Hydrocodone

  • Generic Name or Active Ingridient: Hydrocodone
Drug Class: Hydrocodone > Semi Synthetic Opioid > Opioids > Opioid Agonist > Analgesic.

Uses

Hydrocodone is the most frequently prescribed opiate in the United States, according to the Drug Enforcement Administration, or DEA. In 2010, more than 139 million hydrocodone prescriptions were filled. This effective opioid relieves moderate to moderately severe pain. Learn More About Hydrocodone Uses

Other, off label uses for this medicine

Hydrocodone is also used alone or with other antitussives to relieve a dry, non-productive cough. Other off label uses may exist. More Off-Label Uses for Hydrocodone

Administration/Dosage

Forms Hydrocodone is available in tablets, pills and in liquid form, known as a suspension. In tablet form, Hydrocodone is marketed under the brand names Vicodin, Lorcet, Lortab, Norco, Anexsia, Hycodan, Vicoprofen, Tramadol, Zydone, Tylox, Tussionex and Hycomine.

Dosage The maximum single dose of acetaminophen for adults is one gram, or 1000 mg. The maximum daily dose of acetaminophen for adults is four grams, or 4000 mg. Learn how much acetaminophen is in each hydrocodone tablet- some tablets contain as much as 750 mg of acetaminophen. Many over the counter medications also contain acetaminophen; always read the labels of all supplements, prescription medicine and over the counter medications to learn if they contain acetaminophen.

Measure each dose of hydrocodone suspensions with a special dose-measuring spoon or cup. Do not use a household tablespoon to dispense liquid medicine, as you increase the risk for dosing errors and overdose.

Missed Doses Hydrocodone is prescribed to be taken as needed for pain, so missed doses should not be a problem. If you forget to take a dose and are in pain, take a dose as soon as you can. If you are to take hydrocodone on a regular basis and forget to take a dose, simply take one as soon as you remember or at the next scheduled time. Do not double up on doses in an effort to catch up.

If you have been taking hydrocodone for a long period of time or have been taking high doses of this opioid, you may suffer withdrawal symptoms when you stop taking the medication. Try weaning yourself off by increasing the amount of time between doses.

Read More About Hydrocodone Administration and Dosage

Action

Hydrocodone binds to the receptor cells in the brain and nervous system, changing the way your brain perceives pain. Hydrocodone is often combined with acetaminophen or non-steroidal inflammatory agents to produce an additive analgesic effect. Hydrocodone and these other pain relievers work in different ways, so their combined effect is often more effective against pain than just hydrocodone alone.

More About How Hydrocodone Works

Precautions

Tell your doctor if you are allergic to hydrocodone, aspirin, Tylenol or any other medications. Hydrocodone is usually combined with other drugs.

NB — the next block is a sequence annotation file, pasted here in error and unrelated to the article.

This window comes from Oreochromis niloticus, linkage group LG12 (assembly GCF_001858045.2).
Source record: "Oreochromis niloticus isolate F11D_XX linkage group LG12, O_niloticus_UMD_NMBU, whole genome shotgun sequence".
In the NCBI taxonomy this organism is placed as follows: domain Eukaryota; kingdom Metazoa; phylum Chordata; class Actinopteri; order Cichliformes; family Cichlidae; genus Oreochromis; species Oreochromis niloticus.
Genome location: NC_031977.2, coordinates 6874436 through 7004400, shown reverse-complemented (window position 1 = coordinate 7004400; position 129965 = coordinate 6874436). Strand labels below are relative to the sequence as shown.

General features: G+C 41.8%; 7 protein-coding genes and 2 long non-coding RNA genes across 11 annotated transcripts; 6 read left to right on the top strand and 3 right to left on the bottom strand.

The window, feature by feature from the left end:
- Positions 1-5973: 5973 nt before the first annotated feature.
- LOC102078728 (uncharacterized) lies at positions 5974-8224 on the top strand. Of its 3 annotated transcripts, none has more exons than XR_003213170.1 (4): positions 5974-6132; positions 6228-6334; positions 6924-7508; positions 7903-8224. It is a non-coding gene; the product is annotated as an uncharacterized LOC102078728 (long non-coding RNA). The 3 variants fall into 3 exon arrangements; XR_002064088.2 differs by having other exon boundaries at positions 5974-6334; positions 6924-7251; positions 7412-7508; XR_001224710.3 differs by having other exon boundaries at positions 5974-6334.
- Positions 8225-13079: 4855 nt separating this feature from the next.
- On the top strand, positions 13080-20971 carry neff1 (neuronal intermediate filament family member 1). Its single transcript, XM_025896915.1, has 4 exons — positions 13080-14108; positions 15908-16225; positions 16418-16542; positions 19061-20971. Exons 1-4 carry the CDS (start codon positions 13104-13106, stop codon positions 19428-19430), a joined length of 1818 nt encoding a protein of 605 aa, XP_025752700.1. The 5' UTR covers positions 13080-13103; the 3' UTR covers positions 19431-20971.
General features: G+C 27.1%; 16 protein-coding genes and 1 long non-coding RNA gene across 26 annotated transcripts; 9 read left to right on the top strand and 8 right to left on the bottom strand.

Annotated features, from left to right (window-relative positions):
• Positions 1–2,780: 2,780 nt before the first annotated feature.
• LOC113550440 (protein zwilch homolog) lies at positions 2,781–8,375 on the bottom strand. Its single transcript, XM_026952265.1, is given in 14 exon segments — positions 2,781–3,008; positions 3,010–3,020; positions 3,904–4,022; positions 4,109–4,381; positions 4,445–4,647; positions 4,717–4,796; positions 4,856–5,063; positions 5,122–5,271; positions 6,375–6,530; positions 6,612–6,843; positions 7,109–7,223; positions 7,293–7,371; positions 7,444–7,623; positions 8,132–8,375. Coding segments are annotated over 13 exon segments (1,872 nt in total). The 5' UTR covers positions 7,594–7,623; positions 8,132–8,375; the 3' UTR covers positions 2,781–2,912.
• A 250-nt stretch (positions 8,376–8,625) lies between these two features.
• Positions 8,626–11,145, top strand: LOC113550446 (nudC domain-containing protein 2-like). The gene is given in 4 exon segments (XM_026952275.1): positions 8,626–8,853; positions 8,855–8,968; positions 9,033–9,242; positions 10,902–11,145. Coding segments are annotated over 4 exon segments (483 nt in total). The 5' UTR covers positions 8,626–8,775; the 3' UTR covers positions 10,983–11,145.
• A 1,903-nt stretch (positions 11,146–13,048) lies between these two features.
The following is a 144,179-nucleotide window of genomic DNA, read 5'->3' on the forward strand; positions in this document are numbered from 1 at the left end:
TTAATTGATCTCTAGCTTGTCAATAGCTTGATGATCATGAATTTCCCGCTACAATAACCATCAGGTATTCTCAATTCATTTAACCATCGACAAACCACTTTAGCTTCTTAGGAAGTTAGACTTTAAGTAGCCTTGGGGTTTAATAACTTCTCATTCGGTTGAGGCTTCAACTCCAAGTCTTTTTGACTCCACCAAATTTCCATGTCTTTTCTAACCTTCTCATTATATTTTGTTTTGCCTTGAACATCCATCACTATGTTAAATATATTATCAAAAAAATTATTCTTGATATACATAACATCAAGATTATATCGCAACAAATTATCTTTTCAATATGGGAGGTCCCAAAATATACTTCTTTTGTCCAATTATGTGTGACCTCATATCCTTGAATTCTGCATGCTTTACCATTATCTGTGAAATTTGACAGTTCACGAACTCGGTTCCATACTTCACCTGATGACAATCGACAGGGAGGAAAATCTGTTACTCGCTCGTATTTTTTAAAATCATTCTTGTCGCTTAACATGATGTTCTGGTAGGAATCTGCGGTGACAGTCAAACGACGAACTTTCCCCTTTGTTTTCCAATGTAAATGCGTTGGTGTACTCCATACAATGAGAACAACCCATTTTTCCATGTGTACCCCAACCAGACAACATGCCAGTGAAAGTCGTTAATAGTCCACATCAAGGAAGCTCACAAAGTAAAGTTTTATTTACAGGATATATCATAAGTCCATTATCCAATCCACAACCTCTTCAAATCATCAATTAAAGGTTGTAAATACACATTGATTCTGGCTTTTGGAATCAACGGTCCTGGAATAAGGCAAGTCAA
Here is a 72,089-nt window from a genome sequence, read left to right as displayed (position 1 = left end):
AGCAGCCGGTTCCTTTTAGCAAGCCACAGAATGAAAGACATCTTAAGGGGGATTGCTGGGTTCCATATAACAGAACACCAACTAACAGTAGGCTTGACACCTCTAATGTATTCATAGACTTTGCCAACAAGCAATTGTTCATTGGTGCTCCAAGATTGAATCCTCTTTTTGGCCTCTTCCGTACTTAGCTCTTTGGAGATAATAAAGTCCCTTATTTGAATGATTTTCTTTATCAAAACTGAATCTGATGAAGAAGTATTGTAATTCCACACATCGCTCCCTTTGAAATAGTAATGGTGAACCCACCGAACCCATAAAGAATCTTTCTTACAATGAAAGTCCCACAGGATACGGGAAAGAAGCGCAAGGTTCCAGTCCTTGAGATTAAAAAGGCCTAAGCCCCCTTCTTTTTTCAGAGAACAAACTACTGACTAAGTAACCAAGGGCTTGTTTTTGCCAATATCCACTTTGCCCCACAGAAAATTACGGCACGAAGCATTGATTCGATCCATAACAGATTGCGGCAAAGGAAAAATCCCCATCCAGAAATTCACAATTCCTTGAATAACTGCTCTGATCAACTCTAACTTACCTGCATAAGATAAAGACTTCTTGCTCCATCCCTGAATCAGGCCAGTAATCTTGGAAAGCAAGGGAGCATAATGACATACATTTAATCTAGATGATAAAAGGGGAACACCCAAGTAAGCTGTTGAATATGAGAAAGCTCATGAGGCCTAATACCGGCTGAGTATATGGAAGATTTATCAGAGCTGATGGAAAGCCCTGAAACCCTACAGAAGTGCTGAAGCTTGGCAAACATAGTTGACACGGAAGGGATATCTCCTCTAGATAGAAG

Tell your physician about your medical history. Tell her if you consume more than three alcoholic beverages each day. Inform her of any alcoholic liver disease, or cirrhosis. Hydrocodone is frequently mixed with acetaminophen, which can cause further damage to the liver in patients with a history of cirrhosis.

Let your doctor know if you have a history of breathing problems such as asthma, COPD and sleep apnea. Speak with your physician about any liver or kidney disease, stomach or intestinal disorder. It is vital your health care provider know about a history of head injury or brain tumor, low blood pressure, underactive thyroid, adrenal gland disorders like Addison's disease and curvature of the spine. Tell your doctor about any history of mental illness, including depression or anxiety. Be honest with your physician about past drug or alcohol abuse.

Taking hydrocodone may make you drowsy. Do not operate heavy machinery, drive a car or perform potentially dangerous tasks until you know how hydrocodone affects you.

Do not drink alcohol or use other pain relievers while taking hydrocodone. Doing so may result in serious drug interactions and side effects, including death.

Hydrocodone can be habit forming. Take only as directed. Do not take hydrocodone in amounts larger than prescribed. Do not use this opioid longer than directed.

Hydrocodone can cause constipation. Drink six to eight full glasses of water each day to soften your stool. Speak with your doctor or nutritionist about ways to increase your dietary fiber and reduce constipation. Do not take stool softeners or laxatives unless directed to do so by your doctor.

Read More About Hydrocodone Precautions

Warnings

Certain prescription and over the counter medications can add to sleepiness caused by hydrocodone, or could even slow down your breathing. Avoid taking new prescription and over the counter drugs while on hydrocodone. Tell your doctor if you are taking or plan to take cold or allergy medicine, narcotic pain medicine, sleeping pills, muscle relaxers, antidepressants or seizure medication.

This drug may cause damage to unborn babies. Do not take hydrocodone if you are pregnant or plan on becoming pregnant while taking this pain reliever. Taking this medication while pregnant may cause your infant to suffer breathing problems along with symptoms of dependency and withdrawal. Hydrocodone and acetaminophen may pass into breast milk; do not breastfeed your baby while taking hydrocodone.